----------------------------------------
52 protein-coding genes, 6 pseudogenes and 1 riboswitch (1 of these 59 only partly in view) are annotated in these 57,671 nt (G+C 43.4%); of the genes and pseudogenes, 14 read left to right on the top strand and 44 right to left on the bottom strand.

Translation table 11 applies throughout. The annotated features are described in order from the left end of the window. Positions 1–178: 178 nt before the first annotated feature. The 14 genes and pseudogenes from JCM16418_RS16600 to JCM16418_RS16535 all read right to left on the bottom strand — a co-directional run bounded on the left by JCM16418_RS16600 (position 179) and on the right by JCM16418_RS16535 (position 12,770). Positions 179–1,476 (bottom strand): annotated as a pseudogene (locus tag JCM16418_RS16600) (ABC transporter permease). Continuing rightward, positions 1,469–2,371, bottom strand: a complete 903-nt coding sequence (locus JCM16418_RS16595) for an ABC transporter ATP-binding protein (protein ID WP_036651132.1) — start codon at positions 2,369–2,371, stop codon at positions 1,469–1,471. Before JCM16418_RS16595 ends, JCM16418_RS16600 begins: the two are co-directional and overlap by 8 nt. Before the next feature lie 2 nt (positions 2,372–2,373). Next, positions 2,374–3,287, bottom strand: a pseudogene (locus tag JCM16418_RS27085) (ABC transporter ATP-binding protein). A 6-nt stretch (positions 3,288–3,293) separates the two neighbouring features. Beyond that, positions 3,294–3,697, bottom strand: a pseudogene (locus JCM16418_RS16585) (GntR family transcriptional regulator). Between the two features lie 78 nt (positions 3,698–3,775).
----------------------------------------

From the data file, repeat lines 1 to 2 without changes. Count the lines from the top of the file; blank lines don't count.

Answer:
52 protein-coding genes, 6 pseudogenes and 1 riboswitch (1 of these 59 only partly in view) are annotated in these 57,671 nt (G+C 43.4%); of the genes and pseudogenes, 14 read left to right on the top strand and 44 right to left on the bottom strand.

Translation table 11 applies throughout. The annotated features are described in order from the left end of the window. Positions 1–178: 178 nt before the first annotated feature. The 14 genes and pseudogenes from JCM16418_RS16600 to JCM16418_RS16535 all read right to left on the bottom strand — a co-directional run bounded on the left by JCM16418_RS16600 (position 179) and on the right by JCM16418_RS16535 (position 12,770). Positions 179–1,476 (bottom strand): annotated as a pseudogene (locus tag JCM16418_RS16600) (ABC transporter permease). Continuing rightward, positions 1,469–2,371, bottom strand: a complete 903-nt coding sequence (locus JCM16418_RS16595) for an ABC transporter ATP-binding protein (protein ID WP_036651132.1) — start codon at positions 2,369–2,371, stop codon at positions 1,469–1,471. Before JCM16418_RS16595 ends, JCM16418_RS16600 begins: the two are co-directional and overlap by 8 nt. Before the next feature lie 2 nt (positions 2,372–2,373). Next, positions 2,374–3,287, bottom strand: a pseudogene (locus tag JCM16418_RS27085) (ABC transporter ATP-binding protein). A 6-nt stretch (positions 3,288–3,293) separates the two neighbouring features. Beyond that, positions 3,294–3,697, bottom strand: a pseudogene (locus JCM16418_RS16585) (GntR family transcriptional regulator). Between the two features lie 78 nt (positions 3,698–3,775).